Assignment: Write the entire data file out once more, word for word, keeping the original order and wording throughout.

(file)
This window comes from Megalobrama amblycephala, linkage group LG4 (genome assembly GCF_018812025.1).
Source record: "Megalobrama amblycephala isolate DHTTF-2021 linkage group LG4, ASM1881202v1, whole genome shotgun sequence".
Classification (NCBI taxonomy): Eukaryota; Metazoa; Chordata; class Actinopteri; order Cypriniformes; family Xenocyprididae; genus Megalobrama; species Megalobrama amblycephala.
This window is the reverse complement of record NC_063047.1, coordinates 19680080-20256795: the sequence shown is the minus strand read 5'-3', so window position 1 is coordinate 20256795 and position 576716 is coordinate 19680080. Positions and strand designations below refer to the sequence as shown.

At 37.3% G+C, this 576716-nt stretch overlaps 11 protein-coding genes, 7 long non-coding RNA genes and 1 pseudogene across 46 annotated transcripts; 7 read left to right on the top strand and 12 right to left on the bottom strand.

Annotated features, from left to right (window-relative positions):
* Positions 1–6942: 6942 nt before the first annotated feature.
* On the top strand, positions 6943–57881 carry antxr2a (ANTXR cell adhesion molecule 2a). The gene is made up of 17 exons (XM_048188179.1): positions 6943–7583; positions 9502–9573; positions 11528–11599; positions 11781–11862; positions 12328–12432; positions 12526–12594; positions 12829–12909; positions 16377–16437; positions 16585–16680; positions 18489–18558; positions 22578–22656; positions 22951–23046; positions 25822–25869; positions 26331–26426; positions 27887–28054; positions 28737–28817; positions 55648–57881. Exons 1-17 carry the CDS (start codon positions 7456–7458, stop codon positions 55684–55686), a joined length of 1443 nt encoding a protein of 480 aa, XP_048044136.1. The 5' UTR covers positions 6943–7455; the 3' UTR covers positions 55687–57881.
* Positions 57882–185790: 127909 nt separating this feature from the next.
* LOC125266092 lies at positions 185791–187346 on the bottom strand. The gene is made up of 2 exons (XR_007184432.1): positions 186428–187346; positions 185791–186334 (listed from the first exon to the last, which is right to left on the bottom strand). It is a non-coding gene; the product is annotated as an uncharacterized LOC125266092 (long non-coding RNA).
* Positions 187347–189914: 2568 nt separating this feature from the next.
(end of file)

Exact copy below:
This window comes from Megalobrama amblycephala, linkage group LG4 (genome assembly GCF_018812025.1).
Source record: "Megalobrama amblycephala isolate DHTTF-2021 linkage group LG4, ASM1881202v1, whole genome shotgun sequence".
Classification (NCBI taxonomy): Eukaryota; Metazoa; Chordata; class Actinopteri; order Cypriniformes; family Xenocyprididae; genus Megalobrama; species Megalobrama amblycephala.
This window is the reverse complement of record NC_063047.1, coordinates 19680080-20256795: the sequence shown is the minus strand read 5'-3', so window position 1 is coordinate 20256795 and position 576716 is coordinate 19680080. Positions and strand designations below refer to the sequence as shown.

At 37.3% G+C, this 576716-nt stretch overlaps 11 protein-coding genes, 7 long non-coding RNA genes and 1 pseudogene across 46 annotated transcripts; 7 read left to right on the top strand and 12 right to left on the bottom strand.

Annotated features, from left to right (window-relative positions):
* Positions 1–6942: 6942 nt before the first annotated feature.
* On the top strand, positions 6943–57881 carry antxr2a (ANTXR cell adhesion molecule 2a). The gene is made up of 17 exons (XM_048188179.1): positions 6943–7583; positions 9502–9573; positions 11528–11599; positions 11781–11862; positions 12328–12432; positions 12526–12594; positions 12829–12909; positions 16377–16437; positions 16585–16680; positions 18489–18558; positions 22578–22656; positions 22951–23046; positions 25822–25869; positions 26331–26426; positions 27887–28054; positions 28737–28817; positions 55648–57881. Exons 1-17 carry the CDS (start codon positions 7456–7458, stop codon positions 55684–55686), a joined length of 1443 nt encoding a protein of 480 aa, XP_048044136.1. The 5' UTR covers positions 6943–7455; the 3' UTR covers positions 55687–57881.
* Positions 57882–185790: 127909 nt separating this feature from the next.
* LOC125266092 lies at positions 185791–187346 on the bottom strand. The gene is made up of 2 exons (XR_007184432.1): positions 186428–187346; positions 185791–186334 (listed from the first exon to the last, which is right to left on the bottom strand). It is a non-coding gene; the product is annotated as an uncharacterized LOC125266092 (long non-coding RNA).
* Positions 187347–189914: 2568 nt separating this feature from the next.